US 3663752 A
An optical bulk storage arrangement for a digital computer comprising an information carrier, an image of which is projected by means of objective lens means onto a camera device, e.g.: a television camera tube, having means for temporarily storing the image, means for varying the position of the focal plane of the objective lens means relative to the information carrier between two exposures of the camera device and means for initiating an exposure when the focal plane is just passing through the information carrier.
Description (OCR text may contain errors)
United States Patent g A, [151 3,663,752 t u ruial fi Froschle 1 May 16, 1972  OPTICAL BULK STORAGE  References Cited ARRANGEMENT FOR A DIGITAL UNITED STATES PATENTS COMPUTER 2,349,656 5/1944 Gulliksen ..250/2|9 2,964,590 l2/l96D Gillette ...l78/DlG. 29  Inventor. Ernst Froschle, Friednchstr, 42, Aachen, 3450833 9 69 Hobmugh" Wig/ IG 29 ermany  Filed: Oct. 21, 1969 Primary Examiner-Robert L. Griffin [2|] Appl.No.: 868,016
30 Foreign Application Priority Data 0m. 23, i968 Germany ..P 18 04 756.8
52 11.5.0. ..l78/7.2,235/6l.llR s1 lnt.Cl. ..G06k 1/00 58 FieldoiScarch..............235l6l.il R,6l.ll E,6l.ll G;
250 219 Q, 219 D, 2 l9 DR; 17817.2, DIG. 29
Assistant Examiner-George G. Stellar Attorney-Spencer & Kaye ABSTRACT storing the image, means for varying the position of the focal plane of the objective lens means relative to the infonnation carrier between two exposures of the camera device and meansfor initiating an exposure when the focal plane is just passing through the information carrier.
16 Claims, 6 Drawing Figures ,mcwsmn 0mm ucm-stismvt LATER COLLECTING LENS [9.
/ anton LIGHT SOURCE lllCROSCOPE OBJECTIVE Patented May 16, 1972- 3,663,752
2 Shoots-Shoe t 1 Fig.1 04;
' TELEVISION "'uzcrmcm mm R DEVICES I N LIGHT-SENSITIVE ms" LAMP g I] 74 N I LAYER i gELECTRONACNET I CONDENSER I JIRON BLOCK wmc-um: L v EXIENSION 4a INFORMATION CARRIERS cumi lave/liar: Ernst F rschle ATTORNEYS.
BEST AVAILABLE COP 2 Sheets-Sheet 2 "TELEVISION CAMERA mLlGHT-SENSITIVE LAYER COLLECTING LENS [g I I MIRROR [1 I d; mm SOURCE l IfiCONDENSER Q I 'I7IAPHRAGM FLASH LAMP 72 4 I I RROR- I] mcaoscova OBJECTIVE Z/PHOTOPLATE BLACKENED ZJPARTS 0F EMULSION LAYER EMULSTON LAYER REFLECTING mm 0mm LAYER 7SUPPORT T T T Z8GLASS PLATE aarucnuc LAYER JHHOLES SPACER 1/ MRSPACEJZ Z7SUPPORT lore/liar: Ernst Frschle ATTORNEYS.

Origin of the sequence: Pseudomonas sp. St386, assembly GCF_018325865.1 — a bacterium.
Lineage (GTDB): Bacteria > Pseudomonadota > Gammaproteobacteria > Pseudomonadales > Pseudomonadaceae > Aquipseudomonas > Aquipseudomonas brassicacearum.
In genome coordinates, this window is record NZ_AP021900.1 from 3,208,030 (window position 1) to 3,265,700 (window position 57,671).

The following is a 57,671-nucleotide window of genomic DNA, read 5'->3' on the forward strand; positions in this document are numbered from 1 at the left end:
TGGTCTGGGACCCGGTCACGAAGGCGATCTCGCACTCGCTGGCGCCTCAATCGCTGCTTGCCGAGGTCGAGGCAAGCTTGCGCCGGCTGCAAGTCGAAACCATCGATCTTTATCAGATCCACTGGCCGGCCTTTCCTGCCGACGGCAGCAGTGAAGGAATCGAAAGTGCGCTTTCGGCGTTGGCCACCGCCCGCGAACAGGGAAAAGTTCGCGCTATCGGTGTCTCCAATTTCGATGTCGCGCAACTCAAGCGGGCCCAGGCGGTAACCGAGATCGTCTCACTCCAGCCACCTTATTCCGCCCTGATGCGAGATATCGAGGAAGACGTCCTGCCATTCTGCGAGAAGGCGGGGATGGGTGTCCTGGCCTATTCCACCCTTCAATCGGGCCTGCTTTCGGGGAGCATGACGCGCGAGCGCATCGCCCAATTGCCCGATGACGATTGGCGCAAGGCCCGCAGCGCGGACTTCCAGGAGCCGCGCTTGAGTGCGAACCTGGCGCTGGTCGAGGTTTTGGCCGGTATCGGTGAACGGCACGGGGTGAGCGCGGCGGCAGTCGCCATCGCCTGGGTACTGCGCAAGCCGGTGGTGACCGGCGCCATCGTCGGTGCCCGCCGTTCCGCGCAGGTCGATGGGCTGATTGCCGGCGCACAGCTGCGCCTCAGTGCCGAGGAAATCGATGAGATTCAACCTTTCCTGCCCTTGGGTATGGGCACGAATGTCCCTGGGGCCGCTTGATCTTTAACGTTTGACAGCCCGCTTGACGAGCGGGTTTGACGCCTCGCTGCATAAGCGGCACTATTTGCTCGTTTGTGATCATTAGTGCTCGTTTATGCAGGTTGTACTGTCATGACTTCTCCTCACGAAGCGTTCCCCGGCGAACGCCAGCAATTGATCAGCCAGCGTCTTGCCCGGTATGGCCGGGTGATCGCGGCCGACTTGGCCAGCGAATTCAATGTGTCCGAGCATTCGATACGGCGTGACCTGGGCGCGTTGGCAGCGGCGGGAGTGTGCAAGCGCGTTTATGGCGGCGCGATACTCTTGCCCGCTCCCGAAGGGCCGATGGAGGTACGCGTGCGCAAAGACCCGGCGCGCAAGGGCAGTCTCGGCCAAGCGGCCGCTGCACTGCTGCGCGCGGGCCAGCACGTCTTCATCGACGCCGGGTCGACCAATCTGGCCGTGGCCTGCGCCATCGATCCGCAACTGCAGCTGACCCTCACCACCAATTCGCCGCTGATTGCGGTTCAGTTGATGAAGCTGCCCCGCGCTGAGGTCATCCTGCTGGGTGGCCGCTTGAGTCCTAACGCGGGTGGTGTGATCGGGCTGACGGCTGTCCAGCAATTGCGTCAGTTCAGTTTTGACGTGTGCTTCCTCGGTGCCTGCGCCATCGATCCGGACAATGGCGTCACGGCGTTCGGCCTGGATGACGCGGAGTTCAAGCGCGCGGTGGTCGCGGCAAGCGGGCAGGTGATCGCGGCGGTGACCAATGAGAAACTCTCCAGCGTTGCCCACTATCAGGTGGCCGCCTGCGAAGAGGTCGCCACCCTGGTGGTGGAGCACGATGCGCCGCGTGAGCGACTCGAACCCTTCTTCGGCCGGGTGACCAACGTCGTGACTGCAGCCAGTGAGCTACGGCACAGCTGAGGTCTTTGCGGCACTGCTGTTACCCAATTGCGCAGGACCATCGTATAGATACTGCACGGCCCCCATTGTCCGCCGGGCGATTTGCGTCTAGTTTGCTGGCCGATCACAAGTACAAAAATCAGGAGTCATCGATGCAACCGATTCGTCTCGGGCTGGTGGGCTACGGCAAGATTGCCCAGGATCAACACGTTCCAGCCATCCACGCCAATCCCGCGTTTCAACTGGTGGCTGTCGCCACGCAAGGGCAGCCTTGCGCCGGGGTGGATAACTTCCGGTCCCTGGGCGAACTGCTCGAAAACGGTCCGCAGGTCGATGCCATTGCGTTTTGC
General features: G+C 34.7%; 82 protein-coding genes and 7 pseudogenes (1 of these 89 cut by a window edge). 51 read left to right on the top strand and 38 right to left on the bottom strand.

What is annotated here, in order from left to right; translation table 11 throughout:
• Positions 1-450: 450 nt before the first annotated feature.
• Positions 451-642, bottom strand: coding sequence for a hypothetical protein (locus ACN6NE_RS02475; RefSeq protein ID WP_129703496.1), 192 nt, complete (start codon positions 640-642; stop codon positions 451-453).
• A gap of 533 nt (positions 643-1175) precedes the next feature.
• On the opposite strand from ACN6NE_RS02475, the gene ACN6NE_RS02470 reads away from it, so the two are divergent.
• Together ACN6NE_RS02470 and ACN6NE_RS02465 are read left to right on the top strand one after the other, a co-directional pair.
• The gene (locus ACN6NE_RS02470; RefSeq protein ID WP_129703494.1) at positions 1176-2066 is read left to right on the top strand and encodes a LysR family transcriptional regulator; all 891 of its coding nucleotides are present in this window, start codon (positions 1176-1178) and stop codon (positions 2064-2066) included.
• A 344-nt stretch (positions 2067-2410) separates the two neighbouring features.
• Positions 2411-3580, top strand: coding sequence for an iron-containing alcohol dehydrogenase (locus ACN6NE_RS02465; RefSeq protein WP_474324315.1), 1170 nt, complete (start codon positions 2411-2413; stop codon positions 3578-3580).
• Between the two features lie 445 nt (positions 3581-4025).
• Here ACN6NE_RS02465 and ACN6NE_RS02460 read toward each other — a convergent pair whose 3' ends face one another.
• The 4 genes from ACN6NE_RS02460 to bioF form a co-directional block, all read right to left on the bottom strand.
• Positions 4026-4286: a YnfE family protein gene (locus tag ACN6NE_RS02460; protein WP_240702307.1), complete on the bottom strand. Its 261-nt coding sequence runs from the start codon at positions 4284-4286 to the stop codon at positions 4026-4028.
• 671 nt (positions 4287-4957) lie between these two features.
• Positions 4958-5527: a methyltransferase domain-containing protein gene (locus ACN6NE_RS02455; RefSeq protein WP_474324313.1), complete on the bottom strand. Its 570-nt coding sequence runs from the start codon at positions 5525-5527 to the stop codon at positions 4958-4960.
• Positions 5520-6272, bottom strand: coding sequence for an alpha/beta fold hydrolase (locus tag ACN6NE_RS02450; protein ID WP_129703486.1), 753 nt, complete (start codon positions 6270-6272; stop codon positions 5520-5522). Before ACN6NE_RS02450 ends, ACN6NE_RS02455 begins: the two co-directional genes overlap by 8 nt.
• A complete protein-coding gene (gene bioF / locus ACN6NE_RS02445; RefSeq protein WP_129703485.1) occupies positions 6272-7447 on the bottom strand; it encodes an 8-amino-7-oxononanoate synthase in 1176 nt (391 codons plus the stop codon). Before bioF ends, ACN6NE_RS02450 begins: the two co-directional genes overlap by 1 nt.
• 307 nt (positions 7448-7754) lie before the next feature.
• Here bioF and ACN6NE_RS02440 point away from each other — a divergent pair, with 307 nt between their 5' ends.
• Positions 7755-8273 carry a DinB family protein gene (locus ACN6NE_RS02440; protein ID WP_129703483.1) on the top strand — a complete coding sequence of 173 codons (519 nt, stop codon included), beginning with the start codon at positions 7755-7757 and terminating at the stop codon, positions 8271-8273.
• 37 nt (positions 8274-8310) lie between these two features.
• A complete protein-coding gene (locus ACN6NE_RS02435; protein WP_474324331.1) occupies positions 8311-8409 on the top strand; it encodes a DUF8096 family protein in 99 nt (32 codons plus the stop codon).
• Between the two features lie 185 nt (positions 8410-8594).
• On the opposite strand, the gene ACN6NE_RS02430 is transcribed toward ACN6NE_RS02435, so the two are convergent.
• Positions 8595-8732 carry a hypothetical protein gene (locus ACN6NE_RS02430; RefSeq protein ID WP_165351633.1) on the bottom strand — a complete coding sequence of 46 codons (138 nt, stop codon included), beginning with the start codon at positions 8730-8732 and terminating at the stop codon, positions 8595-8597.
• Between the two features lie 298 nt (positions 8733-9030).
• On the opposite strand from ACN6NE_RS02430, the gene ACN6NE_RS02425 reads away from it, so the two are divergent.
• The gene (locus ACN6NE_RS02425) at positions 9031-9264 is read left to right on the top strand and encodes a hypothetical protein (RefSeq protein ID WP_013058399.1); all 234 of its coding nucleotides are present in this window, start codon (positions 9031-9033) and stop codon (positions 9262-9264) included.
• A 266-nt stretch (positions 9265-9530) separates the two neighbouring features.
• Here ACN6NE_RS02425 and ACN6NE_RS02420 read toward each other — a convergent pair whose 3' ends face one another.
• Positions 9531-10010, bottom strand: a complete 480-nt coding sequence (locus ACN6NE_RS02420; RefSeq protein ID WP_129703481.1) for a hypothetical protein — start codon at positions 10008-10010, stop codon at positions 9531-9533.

OPTICAL BULK STORAGE ARRANGEMENT FOR A DIGITAL COMPUTER BACKGROUND OF THE INVENTION The invention relates to an optical bulk store for digital computers which permits rapid direct access to large quantities of information, the information carrier of which can be replaced relatively quickly under computer control.
Optical bulk stores are particularly suitable for storing large quantities of information (more than 10' bits) because considerably more information can be accommodated with the same area of information carrier than, for example, magnetic stores. Pattern dots of I am diameter can be produced with high-resolution photolacquers or by burning holes in plastic films. Allowing for the necessary spaces between the individual lines of information as well as the space requirements for coding and identifying the store location, about 2.10 to 4.10 bits can be stored per cm.
Hitherto, however, such high store densities have only been achieved with tape storage equipment wherein the storage tape is displaced uniformly at a slow speed (for example 2 mm per second) and the microscope objective used for reading rotates at a constant speed (for example 480 rpm) (l). Through very precise construction of the mechanism .it is possible to ensure that the spacing between information carrier and objective fluctuates by less that 1 5X10 cm. With greater fluctuations in this spacing, the reproduction would become so unsharp that adjacent pattern dots of l pm could no longer be separated. With tape equipment, however, the mean access time is very high because a large proportion of the tape generally has to be rewound when passing from one point on the tape to another. Devices in which film strips of, for example, 2 X 20 cm are used instead of a tape provide a shorter access time..500 of these strips with a total of 3.5Xl0 bits are stored in a shelf-like device in such a manner that any desired strip can be brought into a reading device in about 2 seconds by means of a suitable hydraulic conveying device. The scanning of the strip is effected by the flying spot principle with a flying spot scanning tube. Some of the 7X10 bits on the strip can be read with an access time of a few 10 seconds; for the rest, the film strip is displaced mechanically.